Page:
By Tom Lambrecht –
Dr. Scott Kisker, professor of the History of Christianity at United Theological Seminary, published an article recently in Firebrand Magazine that will also appear in the forthcoming edition of Good News magazine. In it, he explains two foundational disconnects that have contributed to the malaise of our church that is bringing us to the point of separation.
These disconnects have been much on the mind of those working to form a new traditionalist Methodist denomination.
One disconnect concerns the doctrine of the church. Through most of its history, the Methodist Church followed the Articles of Religion developed by John Wesley from the Anglican Thirty-Nine Articles and adopted by the 1784 Christmas Conference that began the Methodist Episcopal Church in the United States. Its final form was established in 1808. The Evangelical United Brethren Church adopted its own Confession of Faith in 1963. It was similar to the Articles of Religion, but also had some differences.
In addition to the Articles of Religion, the Methodist Church also embraced Wesley’s Standard Sermons and his Notes Upon the New Testament as doctrinal standards for the church. These were all protected by the First Restrictive Rule in our Constitution that provided, “General Conference shall not revoke, alter, or change our Articles of Religion or establish any new standards or rules of doctrine contrary to our present existing and established standards of doctrine” (Discipline, ¶ 17).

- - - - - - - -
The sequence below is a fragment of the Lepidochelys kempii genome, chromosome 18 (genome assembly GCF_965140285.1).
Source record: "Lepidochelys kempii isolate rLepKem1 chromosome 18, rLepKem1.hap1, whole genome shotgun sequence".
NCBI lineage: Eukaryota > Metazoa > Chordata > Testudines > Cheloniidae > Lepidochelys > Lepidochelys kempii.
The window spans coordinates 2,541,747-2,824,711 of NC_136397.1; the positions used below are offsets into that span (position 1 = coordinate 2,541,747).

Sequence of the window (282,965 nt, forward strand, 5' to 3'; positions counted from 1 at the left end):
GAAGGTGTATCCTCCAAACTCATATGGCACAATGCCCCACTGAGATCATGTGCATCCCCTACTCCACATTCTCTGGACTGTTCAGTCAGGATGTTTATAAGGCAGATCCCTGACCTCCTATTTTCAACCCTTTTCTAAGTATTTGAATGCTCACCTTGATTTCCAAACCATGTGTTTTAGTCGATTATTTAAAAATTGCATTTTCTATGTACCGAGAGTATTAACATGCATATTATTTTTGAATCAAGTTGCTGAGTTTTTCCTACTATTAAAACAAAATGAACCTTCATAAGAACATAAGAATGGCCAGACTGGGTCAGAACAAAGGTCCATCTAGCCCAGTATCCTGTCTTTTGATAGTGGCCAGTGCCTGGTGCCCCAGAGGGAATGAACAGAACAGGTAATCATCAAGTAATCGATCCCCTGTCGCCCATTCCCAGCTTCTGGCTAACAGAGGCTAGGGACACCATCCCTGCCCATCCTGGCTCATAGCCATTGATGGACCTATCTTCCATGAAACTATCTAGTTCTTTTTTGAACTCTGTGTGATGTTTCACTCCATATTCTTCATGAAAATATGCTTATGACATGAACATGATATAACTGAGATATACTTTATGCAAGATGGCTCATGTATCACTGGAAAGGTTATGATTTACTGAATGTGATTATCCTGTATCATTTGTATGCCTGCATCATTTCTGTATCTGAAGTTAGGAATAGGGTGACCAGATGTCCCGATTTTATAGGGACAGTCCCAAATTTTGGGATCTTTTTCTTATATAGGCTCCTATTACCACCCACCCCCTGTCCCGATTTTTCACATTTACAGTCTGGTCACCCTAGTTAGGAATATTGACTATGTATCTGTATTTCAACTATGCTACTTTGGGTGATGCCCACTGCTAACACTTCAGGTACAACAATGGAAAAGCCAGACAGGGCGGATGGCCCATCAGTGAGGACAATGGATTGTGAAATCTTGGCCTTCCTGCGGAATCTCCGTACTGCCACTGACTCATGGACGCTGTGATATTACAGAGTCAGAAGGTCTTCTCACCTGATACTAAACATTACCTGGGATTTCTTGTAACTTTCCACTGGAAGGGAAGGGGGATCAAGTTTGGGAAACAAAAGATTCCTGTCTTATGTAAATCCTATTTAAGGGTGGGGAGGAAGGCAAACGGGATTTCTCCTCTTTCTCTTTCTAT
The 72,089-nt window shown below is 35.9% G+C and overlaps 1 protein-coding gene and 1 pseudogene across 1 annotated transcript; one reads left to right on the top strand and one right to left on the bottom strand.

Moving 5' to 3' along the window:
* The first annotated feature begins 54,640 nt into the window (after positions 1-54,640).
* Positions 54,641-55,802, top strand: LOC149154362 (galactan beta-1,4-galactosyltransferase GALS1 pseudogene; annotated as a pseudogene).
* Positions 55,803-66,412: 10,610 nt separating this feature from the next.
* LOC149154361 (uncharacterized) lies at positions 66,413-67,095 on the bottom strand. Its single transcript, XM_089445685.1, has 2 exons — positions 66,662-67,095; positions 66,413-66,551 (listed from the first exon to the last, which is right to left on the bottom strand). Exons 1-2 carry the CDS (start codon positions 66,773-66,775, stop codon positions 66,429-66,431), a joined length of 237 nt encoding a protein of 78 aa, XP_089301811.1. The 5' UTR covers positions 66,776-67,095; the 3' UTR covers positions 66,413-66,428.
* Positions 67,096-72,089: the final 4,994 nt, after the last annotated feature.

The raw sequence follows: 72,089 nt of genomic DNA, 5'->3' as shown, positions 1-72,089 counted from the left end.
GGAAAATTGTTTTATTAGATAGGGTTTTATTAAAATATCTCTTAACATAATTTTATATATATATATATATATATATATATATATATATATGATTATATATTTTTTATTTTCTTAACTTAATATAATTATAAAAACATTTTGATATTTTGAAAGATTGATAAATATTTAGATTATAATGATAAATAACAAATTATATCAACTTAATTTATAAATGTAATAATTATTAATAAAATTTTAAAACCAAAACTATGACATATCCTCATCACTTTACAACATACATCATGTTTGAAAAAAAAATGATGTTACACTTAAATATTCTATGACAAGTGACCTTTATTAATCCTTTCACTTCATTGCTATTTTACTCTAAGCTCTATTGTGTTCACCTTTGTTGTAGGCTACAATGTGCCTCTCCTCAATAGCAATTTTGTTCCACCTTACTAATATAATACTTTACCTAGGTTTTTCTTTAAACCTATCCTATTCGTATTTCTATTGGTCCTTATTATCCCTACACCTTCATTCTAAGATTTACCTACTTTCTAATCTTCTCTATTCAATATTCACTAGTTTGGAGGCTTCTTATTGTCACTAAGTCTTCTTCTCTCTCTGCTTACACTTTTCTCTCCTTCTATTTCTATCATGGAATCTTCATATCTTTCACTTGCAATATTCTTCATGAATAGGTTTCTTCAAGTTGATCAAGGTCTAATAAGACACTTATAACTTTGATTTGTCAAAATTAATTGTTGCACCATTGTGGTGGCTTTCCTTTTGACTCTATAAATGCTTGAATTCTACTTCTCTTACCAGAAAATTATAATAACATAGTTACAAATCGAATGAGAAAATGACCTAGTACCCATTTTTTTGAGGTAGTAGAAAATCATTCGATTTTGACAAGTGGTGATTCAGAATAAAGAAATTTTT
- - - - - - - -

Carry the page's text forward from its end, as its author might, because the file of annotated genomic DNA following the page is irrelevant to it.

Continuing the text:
When The United Methodist Church formed in 1968 out of a merger of those two denominations, it ended up with two doctrinal statements. A commission was established to combine them into a new statement of faith for the new denomination.
Instead, the commission proposed (and the 1972 General Conference adopted) a new theological statement that “interpreted” our doctrinal standards in a new way. Kisker describes it this way, quoting from the theological statement:
Doctrinal standards are “not to be construed literally and juridically.” The words need not mean what they say, nor can anyone be held accountable to them. Although the doctrinal standards were still technically protected by the first Restrictive Rule, they were rendered impotent. Thus, the new UMC subverted the purpose of the first Restrictive Rule, while technically leaving it intact.
Methodists were to engage in “free inquiry within the boundaries defined by … scripture, tradition, reason, and experience.” Yet these “boundaries” cannot be “defined unambiguously” and should be interpreted with appropriate “flexibility.” As David F. Watson has written, with those caveats, why use the word “boundaries” at all?
Four years from birth of our denomination, along with the invention of the “Quadrilateral,” United Methodism adopted a vague unstable doctrinal position that drained the Articles of Religion and the Confession of Faith of any real meaning or authority.
As Dr. Billy Abraham has stated, United Methodism exchanged doctrinal standards for a theological method. Our method became an exploration of Scripture, Tradition, reason, and experience (the “Quadrilateral”), with no practical boundaries. Built into the DNA of United Methodism was a disconnect from our historic doctrines and beliefs. United Methodists could believe nearly anything and still be in good standing in the church.